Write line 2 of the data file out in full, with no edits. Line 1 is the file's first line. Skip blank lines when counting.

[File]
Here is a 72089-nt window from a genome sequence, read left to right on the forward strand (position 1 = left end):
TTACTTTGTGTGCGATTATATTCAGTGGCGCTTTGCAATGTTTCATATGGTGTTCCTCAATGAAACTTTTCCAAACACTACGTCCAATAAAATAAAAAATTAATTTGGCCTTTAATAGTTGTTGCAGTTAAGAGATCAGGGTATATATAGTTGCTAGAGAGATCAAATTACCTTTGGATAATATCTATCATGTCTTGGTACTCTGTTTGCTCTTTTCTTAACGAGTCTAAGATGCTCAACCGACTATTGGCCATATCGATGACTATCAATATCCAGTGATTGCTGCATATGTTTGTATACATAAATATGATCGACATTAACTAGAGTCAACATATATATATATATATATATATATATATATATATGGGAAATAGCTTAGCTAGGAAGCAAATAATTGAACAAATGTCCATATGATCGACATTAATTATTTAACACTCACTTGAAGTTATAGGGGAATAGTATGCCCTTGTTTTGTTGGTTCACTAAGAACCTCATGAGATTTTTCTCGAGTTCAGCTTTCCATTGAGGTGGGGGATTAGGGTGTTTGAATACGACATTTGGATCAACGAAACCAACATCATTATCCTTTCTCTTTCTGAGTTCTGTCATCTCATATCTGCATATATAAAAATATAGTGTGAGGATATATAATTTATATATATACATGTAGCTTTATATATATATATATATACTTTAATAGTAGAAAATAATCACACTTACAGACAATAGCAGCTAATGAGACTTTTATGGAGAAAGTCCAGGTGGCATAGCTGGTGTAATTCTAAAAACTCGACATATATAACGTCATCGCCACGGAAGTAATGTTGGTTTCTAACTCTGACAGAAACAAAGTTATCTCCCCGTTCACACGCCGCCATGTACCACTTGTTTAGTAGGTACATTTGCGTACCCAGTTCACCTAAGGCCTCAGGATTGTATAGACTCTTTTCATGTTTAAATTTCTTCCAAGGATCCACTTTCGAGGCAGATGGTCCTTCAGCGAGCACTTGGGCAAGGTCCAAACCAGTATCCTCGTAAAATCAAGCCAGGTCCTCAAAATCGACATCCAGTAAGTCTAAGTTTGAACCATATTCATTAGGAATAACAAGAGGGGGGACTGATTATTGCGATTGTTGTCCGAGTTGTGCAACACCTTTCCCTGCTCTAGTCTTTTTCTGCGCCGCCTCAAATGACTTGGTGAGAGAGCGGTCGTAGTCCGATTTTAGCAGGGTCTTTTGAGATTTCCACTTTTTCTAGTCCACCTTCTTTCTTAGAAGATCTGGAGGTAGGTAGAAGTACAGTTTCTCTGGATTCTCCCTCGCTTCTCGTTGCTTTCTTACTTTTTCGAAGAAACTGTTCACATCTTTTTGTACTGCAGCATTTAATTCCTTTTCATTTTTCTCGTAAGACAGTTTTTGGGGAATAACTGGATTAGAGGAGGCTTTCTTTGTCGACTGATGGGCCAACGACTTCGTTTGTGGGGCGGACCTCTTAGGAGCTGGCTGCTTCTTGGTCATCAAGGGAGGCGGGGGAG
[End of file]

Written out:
TTACTTTGTGTGCGATTATATTCAGTGGCGCTTTGCAATGTTTCATATGGTGTTCCTCAATGAAACTTTTCCAAACACTACGTCCAATAAAATAAAAAATTAATTTGGCCTTTAATAGTTGTTGCAGTTAAGAGATCAGGGTATATATAGTTGCTAGAGAGATCAAATTACCTTTGGATAATATCTATCATGTCTTGGTACTCTGTTTGCTCTTTTCTTAACGAGTCTAAGATGCTCAACCGACTATTGGCCATATCGATGACTATCAATATCCAGTGATTGCTGCATATGTTTGTATACATAAATATGATCGACATTAACTAGAGTCAACATATATATATATATATATATATATATATATATATGGGAAATAGCTTAGCTAGGAAGCAAATAATTGAACAAATGTCCATATGATCGACATTAATTATTTAACACTCACTTGAAGTTATAGGGGAATAGTATGCCCTTGTTTTGTTGGTTCACTAAGAACCTCATGAGATTTTTCTCGAGTTCAGCTTTCCATTGAGGTGGGGGATTAGGGTGTTTGAATACGACATTTGGATCAACGAAACCAACATCATTATCCTTTCTCTTTCTGAGTTCTGTCATCTCATATCTGCATATATAAAAATATAGTGTGAGGATATATAATTTATATATATACATGTAGCTTTATATATATATATATATACTTTAATAGTAGAAAATAATCACACTTACAGACAATAGCAGCTAATGAGACTTTTATGGAGAAAGTCCAGGTGGCATAGCTGGTGTAATTCTAAAAACTCGACATATATAACGTCATCGCCACGGAAGTAATGTTGGTTTCTAACTCTGACAGAAACAAAGTTATCTCCCCGTTCACACGCCGCCATGTACCACTTGTTTAGTAGGTACATTTGCGTACCCAGTTCACCTAAGGCCTCAGGATTGTATAGACTCTTTTCATGTTTAAATTTCTTCCAAGGATCCACTTTCGAGGCAGATGGTCCTTCAGCGAGCACTTGGGCAAGGTCCAAACCAGTATCCTCGTAAAATCAAGCCAGGTCCTCAAAATCGACATCCAGTAAGTCTAAGTTTGAACCATATTCATTAGGAATAACAAGAGGGGGGACTGATTATTGCGATTGTTGTCCGAGTTGTGCAACACCTTTCCCTGCTCTAGTCTTTTTCTGCGCCGCCTCAAATGACTTGGTGAGAGAGCGGTCGTAGTCCGATTTTAGCAGGGTCTTTTGAGATTTCCACTTTTTCTAGTCCACCTTCTTTCTTAGAAGATCTGGAGGTAGGTAGAAGTACAGTTTCTCTGGATTCTCCCTCGCTTCTCGTTGCTTTCTTACTTTTTCGAAGAAACTGTTCACATCTTTTTGTACTGCAGCATTTAATTCCTTTTCATTTTTCTCGTAAGACAGTTTTTGGGGAATAACTGGATTAGAGGAGGCTTTCTTTGTCGACTGATGGGCCAACGACTTCGTTTGTGGGGCGGACCTCTTAGGAGCTGGCTGCTTCTTGGTCATCAAGGGAGGCGGGGGAG